What to do When a Client Won’t Pay for a Service

That old expression, ‘cashflow is king’ really is true – especially for entrepreneurs and small business owners. Cashflow reportedly kills up to a quarter of small businesses, so ensuring you get paid as and when you expect is super important.

But, what do you do if a client doesn’t seem to be paying up? You’ve sent them an invoice.
No reply.
Then a polite reminder.
No reply.

Give it a couple of weeks and the problem escalates. You’ve got bills to pay and that client is letting you down!

Your first reaction might be to take to social media and publicly shame them. But, that’s a risky approach. Your other customers will see you taking this route and could potentially see you as a risky partner. And, if you’ve made a mistake (maybe the fine print of the contract says they do 90-day payments), it could be an embarrassing approach.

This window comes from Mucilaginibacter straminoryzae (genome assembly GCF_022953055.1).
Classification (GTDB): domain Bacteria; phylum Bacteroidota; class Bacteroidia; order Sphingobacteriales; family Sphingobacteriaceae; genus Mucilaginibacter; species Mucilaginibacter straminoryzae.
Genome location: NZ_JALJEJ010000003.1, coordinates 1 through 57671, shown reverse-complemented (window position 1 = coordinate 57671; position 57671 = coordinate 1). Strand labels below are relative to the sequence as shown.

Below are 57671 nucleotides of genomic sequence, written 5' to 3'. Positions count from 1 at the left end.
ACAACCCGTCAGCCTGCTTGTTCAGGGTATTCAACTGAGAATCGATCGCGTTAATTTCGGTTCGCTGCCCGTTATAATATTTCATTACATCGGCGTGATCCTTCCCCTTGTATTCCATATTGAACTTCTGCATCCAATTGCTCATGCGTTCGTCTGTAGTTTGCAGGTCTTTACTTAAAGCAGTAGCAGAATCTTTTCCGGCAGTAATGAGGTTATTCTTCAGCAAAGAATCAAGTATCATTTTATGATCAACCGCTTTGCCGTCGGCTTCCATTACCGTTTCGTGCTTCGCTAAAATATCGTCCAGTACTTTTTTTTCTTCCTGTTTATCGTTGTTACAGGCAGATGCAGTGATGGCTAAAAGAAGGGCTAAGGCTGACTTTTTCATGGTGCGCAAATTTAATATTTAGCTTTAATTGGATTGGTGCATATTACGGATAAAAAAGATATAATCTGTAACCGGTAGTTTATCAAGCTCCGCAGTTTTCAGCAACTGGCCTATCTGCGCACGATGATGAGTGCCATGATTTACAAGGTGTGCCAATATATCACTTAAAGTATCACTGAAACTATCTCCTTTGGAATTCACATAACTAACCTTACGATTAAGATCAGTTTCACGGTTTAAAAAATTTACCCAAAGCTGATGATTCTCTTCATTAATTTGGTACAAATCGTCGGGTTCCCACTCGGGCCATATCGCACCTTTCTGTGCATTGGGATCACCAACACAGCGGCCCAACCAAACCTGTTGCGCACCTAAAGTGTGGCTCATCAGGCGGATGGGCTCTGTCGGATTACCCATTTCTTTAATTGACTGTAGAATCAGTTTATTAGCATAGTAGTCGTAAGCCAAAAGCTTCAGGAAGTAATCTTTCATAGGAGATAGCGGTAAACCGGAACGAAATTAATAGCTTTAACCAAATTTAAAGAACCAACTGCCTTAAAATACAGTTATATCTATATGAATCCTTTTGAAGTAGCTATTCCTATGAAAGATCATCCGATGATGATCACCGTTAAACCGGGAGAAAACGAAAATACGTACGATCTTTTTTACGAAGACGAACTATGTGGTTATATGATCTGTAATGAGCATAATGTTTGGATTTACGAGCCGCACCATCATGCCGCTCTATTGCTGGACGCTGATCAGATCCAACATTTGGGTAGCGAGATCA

So, here’s what to do when clients don’t pay

• Get someone on the phone
If you can talk directly to a client, and preferably someone in their accounts department, you’ve got a much better chance of getting paid. Explain your situation – you’re a small business, you need the payment to stay afloat. Most reasonable people will sign the money off right away

• Hire a layer to write a letter
Lawyers can be expensive, so this is generally only a worthwhile option for bigger transactions. A solicitor’s letter will signal to your client that you’re serious

• Hire a collections agency